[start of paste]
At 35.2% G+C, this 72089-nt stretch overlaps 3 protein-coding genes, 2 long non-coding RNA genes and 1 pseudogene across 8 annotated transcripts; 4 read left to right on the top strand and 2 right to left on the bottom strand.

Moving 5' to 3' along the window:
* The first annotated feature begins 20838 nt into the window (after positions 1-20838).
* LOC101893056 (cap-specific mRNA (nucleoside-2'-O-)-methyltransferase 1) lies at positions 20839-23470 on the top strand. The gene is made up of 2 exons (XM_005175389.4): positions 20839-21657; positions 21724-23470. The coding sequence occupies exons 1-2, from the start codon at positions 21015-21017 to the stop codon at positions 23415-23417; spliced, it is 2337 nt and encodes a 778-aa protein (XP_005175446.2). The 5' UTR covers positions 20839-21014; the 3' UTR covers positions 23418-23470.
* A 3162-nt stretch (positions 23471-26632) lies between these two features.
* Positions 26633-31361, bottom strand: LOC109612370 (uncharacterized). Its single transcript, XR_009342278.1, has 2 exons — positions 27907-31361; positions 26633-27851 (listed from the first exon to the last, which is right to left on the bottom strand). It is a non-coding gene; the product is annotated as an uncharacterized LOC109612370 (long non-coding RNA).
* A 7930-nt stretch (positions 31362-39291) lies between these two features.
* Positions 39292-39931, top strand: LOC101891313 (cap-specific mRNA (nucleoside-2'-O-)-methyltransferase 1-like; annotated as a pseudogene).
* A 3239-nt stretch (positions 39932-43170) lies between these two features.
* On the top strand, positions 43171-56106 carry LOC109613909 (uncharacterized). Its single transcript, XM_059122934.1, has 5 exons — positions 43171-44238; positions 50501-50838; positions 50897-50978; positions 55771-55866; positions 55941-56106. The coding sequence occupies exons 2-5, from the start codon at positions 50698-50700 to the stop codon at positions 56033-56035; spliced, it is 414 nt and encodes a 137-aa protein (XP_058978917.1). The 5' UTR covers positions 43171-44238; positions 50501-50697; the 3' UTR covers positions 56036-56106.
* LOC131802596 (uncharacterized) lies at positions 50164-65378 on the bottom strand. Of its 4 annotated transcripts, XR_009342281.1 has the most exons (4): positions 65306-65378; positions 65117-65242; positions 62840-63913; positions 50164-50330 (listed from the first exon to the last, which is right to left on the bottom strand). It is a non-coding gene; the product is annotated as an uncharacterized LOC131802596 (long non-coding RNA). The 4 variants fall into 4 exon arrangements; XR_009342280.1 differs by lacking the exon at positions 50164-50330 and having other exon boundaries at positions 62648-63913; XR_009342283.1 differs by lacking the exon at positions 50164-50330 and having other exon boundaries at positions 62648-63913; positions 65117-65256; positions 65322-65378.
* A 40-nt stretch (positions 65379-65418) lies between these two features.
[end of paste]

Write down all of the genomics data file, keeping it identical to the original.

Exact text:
At 35.2% G+C, this 72089-nt stretch overlaps 3 protein-coding genes, 2 long non-coding RNA genes and 1 pseudogene across 8 annotated transcripts; 4 read left to right on the top strand and 2 right to left on the bottom strand.

Moving 5' to 3' along the window:
* The first annotated feature begins 20838 nt into the window (after positions 1-20838).
* LOC101893056 (cap-specific mRNA (nucleoside-2'-O-)-methyltransferase 1) lies at positions 20839-23470 on the top strand. The gene is made up of 2 exons (XM_005175389.4): positions 20839-21657; positions 21724-23470. The coding sequence occupies exons 1-2, from the start codon at positions 21015-21017 to the stop codon at positions 23415-23417; spliced, it is 2337 nt and encodes a 778-aa protein (XP_005175446.2). The 5' UTR covers positions 20839-21014; the 3' UTR covers positions 23418-23470.
* A 3162-nt stretch (positions 23471-26632) lies between these two features.
* Positions 26633-31361, bottom strand: LOC109612370 (uncharacterized). Its single transcript, XR_009342278.1, has 2 exons — positions 27907-31361; positions 26633-27851 (listed from the first exon to the last, which is right to left on the bottom strand). It is a non-coding gene; the product is annotated as an uncharacterized LOC109612370 (long non-coding RNA).
* A 7930-nt stretch (positions 31362-39291) lies between these two features.
* Positions 39292-39931, top strand: LOC101891313 (cap-specific mRNA (nucleoside-2'-O-)-methyltransferase 1-like; annotated as a pseudogene).
* A 3239-nt stretch (positions 39932-43170) lies between these two features.
* On the top strand, positions 43171-56106 carry LOC109613909 (uncharacterized). Its single transcript, XM_059122934.1, has 5 exons — positions 43171-44238; positions 50501-50838; positions 50897-50978; positions 55771-55866; positions 55941-56106. The coding sequence occupies exons 2-5, from the start codon at positions 50698-50700 to the stop codon at positions 56033-56035; spliced, it is 414 nt and encodes a 137-aa protein (XP_058978917.1). The 5' UTR covers positions 43171-44238; positions 50501-50697; the 3' UTR covers positions 56036-56106.
* LOC131802596 (uncharacterized) lies at positions 50164-65378 on the bottom strand. Of its 4 annotated transcripts, XR_009342281.1 has the most exons (4): positions 65306-65378; positions 65117-65242; positions 62840-63913; positions 50164-50330 (listed from the first exon to the last, which is right to left on the bottom strand). It is a non-coding gene; the product is annotated as an uncharacterized LOC131802596 (long non-coding RNA). The 4 variants fall into 4 exon arrangements; XR_009342280.1 differs by lacking the exon at positions 50164-50330 and having other exon boundaries at positions 62648-63913; XR_009342283.1 differs by lacking the exon at positions 50164-50330 and having other exon boundaries at positions 62648-63913; positions 65117-65256; positions 65322-65378.
* A 40-nt stretch (positions 65379-65418) lies between these two features.